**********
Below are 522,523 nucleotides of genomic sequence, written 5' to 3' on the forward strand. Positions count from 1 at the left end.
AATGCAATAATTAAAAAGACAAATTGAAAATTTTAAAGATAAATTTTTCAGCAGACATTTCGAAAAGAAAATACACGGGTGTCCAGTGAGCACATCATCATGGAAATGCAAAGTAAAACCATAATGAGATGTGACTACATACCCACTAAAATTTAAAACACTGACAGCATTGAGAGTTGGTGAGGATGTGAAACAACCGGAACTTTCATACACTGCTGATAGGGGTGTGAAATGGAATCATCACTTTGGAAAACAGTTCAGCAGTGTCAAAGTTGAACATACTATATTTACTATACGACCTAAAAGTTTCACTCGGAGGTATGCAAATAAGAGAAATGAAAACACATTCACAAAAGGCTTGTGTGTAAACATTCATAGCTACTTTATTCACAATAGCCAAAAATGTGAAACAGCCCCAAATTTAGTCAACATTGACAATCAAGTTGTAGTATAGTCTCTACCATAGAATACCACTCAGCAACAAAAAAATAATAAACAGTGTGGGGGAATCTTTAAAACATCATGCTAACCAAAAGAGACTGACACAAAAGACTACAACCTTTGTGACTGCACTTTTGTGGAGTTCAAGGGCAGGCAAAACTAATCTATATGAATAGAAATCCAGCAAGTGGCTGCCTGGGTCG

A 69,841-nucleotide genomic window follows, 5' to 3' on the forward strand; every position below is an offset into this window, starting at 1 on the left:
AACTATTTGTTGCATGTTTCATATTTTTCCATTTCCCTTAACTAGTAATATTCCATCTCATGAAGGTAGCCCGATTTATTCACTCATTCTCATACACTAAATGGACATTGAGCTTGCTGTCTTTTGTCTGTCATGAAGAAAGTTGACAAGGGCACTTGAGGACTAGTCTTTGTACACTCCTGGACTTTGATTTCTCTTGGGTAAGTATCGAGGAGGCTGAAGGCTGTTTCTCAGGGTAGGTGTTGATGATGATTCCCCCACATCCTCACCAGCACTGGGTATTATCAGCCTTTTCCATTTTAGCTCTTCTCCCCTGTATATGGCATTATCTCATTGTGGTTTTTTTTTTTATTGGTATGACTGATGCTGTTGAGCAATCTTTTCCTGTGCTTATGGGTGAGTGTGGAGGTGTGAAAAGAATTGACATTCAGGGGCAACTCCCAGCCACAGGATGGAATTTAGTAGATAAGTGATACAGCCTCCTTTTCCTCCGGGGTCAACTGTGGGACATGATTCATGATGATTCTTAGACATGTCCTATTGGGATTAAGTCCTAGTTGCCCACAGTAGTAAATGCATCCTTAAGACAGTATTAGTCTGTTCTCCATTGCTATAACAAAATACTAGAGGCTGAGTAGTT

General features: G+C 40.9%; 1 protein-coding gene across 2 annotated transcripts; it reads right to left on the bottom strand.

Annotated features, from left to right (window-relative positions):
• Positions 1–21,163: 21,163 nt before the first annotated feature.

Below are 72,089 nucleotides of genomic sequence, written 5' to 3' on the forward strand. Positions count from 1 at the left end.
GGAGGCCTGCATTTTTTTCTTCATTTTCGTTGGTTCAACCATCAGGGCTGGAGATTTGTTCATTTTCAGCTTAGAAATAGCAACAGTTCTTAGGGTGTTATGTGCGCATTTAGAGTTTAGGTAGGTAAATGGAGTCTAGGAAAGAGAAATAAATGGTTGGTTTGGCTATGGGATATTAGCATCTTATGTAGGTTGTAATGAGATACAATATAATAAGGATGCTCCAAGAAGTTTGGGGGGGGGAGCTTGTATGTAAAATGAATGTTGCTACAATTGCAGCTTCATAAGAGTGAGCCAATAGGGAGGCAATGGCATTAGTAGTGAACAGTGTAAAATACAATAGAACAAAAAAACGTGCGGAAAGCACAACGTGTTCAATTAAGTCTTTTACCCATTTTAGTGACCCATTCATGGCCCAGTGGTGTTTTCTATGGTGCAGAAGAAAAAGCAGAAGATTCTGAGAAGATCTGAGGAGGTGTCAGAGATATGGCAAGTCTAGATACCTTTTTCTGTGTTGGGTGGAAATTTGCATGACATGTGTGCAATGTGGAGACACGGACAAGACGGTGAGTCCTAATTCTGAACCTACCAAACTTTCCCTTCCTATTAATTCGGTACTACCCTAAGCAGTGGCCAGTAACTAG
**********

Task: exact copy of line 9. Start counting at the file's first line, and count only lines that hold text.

GGAGGCCTGCATTTTTTTCTTCATTTTCGTTGGTTCAACCATCAGGGCTGGAGATTTGTTCATTTTCAGCTTAGAAATAGCAACAGTTCTTAGGGTGTTATGTGCGCATTTAGAGTTTAGGTAGGTAAATGGAGTCTAGGAAAGAGAAATAAATGGTTGGTTTGGCTATGGGATATTAGCATCTTATGTAGGTTGTAATGAGATACAATATAATAAGGATGCTCCAAGAAGTTTGGGGGGGGGAGCTTGTATGTAAAATGAATGTTGCTACAATTGCAGCTTCATAAGAGTGAGCCAATAGGGAGGCAATGGCATTAGTAGTGAACAGTGTAAAATACAATAGAACAAAAAAACGTGCGGAAAGCACAACGTGTTCAATTAAGTCTTTTACCCATTTTAGTGACCCATTCATGGCCCAGTGGTGTTTTCTATGGTGCAGAAGAAAAAGCAGAAGATTCTGAGAAGATCTGAGGAGGTGTCAGAGATATGGCAAGTCTAGATACCTTTTTCTGTGTTGGGTGGAAATTTGCATGACATGTGTGCAATGTGGAGACACGGACAAGACGGTGAGTCCTAATTCTGAACCTACCAAACTTTCCCTTCCTATTAATTCGGTACTACCCTAAGCAGTGGCCAGTAACTAG